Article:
Van Beek: When on the mountain, know your stuff
Much has been in the news about issues on the ski mountains. The range of concerns is extensive, and while some of it is an accumulation of conditions leading up to today, others are unique to this season, and most of these issues don’t appear to have any immediate solutions. Some involve safety, and, regardless of the cause, the Eagle County Sheriff’s Office will be there.
Winter mountain sports are inherently dangerous. We all know of people who have perished while skiing or snowboarding. It’s one of the most heartbreaking aspects of mountain life. Some of us will not make it beyond the current season, either due to stupidity, unpredictable events or just Mother Nature doing her thing. We live in a rural environment, and with it comes a degree of danger, and we just love to tempt fate.
We always hope that if we are in danger, there will be help nearby, but as we all know, that isn’t always realistic or possible. There are many more people than there are first responders. So, we must be responsible for our own self-protection. Knowing the “rules of the road” is an excellent start, and ski mountains and snow sports have plenty of them.
Anyone who has died on the mountain woke up that morning expecting to return later that day. Whatever happened between their morning coffee and mid-afternoon was genuinely a shock to them.
Even the most experienced skiers can absentmindedly forget a safety element that they have normally done for years, yet it happens to nearly everyone at one time or another.
There are some basic considerations that we often take for granted, but it helps us to be conscious of our environment and abilities before heading out. Even expert skiers have days when they are just “off” and probably should not be pushing their limits at the time … better saved for a later day.
Start off simple, be aware of changing weather, snow and icy conditions — they can change in an instant and go from blue sky to whiteout as a front shifts direction over a mountain peak, blinding you as you attempt to reach bottom.
There are variations in terrain, and while a blue run is expected to be at a certain level, it ranges from just above green to just below black, and that variation will occur on a single run; not all blues are the same.
We all want to push our limits, but we must be realistic of our skill level and physical limitations. If your knee is bothering you in the morning, it might not be the day to do your double diamond run. Decide if today is an adventure day or a relaxing one. Both will touch your soul.
Of course, be aware of the posted terrain designations: Round green (easier), square blue (more difficult), black diamond (more difficult), black double diamond (most difficult) and the newest one, orange oval (freestyle terrain).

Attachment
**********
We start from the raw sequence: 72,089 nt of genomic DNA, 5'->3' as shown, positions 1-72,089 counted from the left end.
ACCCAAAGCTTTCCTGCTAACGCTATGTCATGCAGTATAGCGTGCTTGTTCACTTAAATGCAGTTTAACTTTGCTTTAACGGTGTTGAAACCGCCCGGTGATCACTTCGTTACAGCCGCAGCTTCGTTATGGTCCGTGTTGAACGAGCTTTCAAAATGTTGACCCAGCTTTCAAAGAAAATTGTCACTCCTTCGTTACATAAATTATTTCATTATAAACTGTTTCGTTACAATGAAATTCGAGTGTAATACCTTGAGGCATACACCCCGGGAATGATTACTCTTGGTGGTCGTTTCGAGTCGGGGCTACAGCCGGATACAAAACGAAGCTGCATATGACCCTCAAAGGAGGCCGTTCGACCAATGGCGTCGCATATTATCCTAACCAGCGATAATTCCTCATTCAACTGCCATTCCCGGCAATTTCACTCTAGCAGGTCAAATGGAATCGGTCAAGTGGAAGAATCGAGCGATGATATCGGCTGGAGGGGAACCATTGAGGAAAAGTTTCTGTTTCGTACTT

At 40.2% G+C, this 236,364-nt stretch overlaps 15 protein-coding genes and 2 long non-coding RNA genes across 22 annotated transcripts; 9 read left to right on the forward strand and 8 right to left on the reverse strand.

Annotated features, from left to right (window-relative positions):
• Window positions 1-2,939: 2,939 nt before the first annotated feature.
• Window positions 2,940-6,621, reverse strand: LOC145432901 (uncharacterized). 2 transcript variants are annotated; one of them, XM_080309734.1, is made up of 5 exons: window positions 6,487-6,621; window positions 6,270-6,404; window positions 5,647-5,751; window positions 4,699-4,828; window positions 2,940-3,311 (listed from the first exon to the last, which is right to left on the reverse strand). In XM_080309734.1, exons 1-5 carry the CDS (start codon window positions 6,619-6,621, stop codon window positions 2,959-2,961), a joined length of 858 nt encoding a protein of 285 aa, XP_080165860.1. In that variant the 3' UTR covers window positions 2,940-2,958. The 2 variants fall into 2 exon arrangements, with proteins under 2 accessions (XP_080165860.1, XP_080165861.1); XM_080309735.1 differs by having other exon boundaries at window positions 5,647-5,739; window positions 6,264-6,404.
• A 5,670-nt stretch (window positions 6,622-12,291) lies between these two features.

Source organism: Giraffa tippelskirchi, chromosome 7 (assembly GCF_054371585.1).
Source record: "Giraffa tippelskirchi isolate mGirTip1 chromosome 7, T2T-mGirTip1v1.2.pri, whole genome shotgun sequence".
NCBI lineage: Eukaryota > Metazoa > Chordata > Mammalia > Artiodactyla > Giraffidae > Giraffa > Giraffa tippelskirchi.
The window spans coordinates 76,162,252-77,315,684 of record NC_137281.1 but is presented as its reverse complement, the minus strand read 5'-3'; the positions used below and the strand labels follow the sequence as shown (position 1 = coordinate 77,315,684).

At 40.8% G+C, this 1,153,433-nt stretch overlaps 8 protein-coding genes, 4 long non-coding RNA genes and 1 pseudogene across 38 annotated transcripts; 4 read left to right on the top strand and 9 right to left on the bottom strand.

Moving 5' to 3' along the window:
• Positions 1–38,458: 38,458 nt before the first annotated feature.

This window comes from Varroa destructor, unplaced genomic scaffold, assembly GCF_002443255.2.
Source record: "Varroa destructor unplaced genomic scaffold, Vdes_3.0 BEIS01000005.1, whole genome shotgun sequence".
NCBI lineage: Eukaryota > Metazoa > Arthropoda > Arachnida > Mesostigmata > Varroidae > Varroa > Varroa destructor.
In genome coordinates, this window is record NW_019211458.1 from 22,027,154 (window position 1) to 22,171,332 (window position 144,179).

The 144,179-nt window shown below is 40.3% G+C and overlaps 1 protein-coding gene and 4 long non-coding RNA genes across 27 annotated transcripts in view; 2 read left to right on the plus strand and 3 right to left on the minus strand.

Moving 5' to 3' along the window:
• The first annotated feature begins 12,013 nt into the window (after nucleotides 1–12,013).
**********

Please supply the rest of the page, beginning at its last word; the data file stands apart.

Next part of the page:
Lifts can move quickly. Be sure you have sufficient physical dexterity, ability and knowledge to safely load, ride and unload the lift.
Regardless of where you begin on the mountain, you will end up on blue and green runs below. These are often designated as “slow zones.” For you, this may simply be an alignment to your preferred chairlift, but for many, especially young families, these may be their primary runs for the day.
You also have those recovering from injuries or wanting to continue enjoying their winter lifestyle at a slower pace than years earlier. In any case, those skiing these runs are not racers, and if hit by someone zooming down from above, the impact can be deadly.
Know the code. Stay in control. You must be able to stop or ski well enough to avoid people and objects. People ahead have the right of way; it’s your responsibility to avoid them. Do not stop where you obstruct a trail or are not visible from above. Before starting downhill or merging onto a trail, look uphill and yield to others.
If you must stop, make sure it is a safe spot. When starting downhill or merging, look uphill and yield. Use devices to help prevent runaway equipment, which could put you and others in peril.
While some signs are constant, others may be erected for a specific purpose that day, so be observant of all warnings and closed trails (avalanche conditions can come up suddenly). If you are involved in or witness a collision/accident, remain at the scene and show ID to the ski patrol.
Remember, you may have the right of way on a run, but someone above you, who does not see you or has an unexpected issue that makes it difficult for them to stop, could hit you. For your own safety, be prepared for evasive moves. Also, there is no shame in taking a lift down if you find yourself too exhausted to ski it.
It’s best to ski with a partner in case something goes wrong. Maintain visual contact. A ski partner is no help if they are waiting below in the lift line, while you are stuck with a twisted leg, midway up the mountain.
Snow sports are high risk and require concentration, awareness and an ability to analyze impending situations. If you are on medications, drugs or alcohol, these all limit your ability to react to danger. When moments count, your life can depend on your awareness and reaction. Do not board a lift if you are impaired — it could cost lives, including your own.
The Eagle County Sheriff’s Office has deputies patrolling the mountains daily. Thank you to the red jackets, the yellow jackets and all who look after one another as we live the lifestyle we have come to love. Have fun and be safe.
James van Beek is the Eagle County sheriff. You can reach him at email@example.com.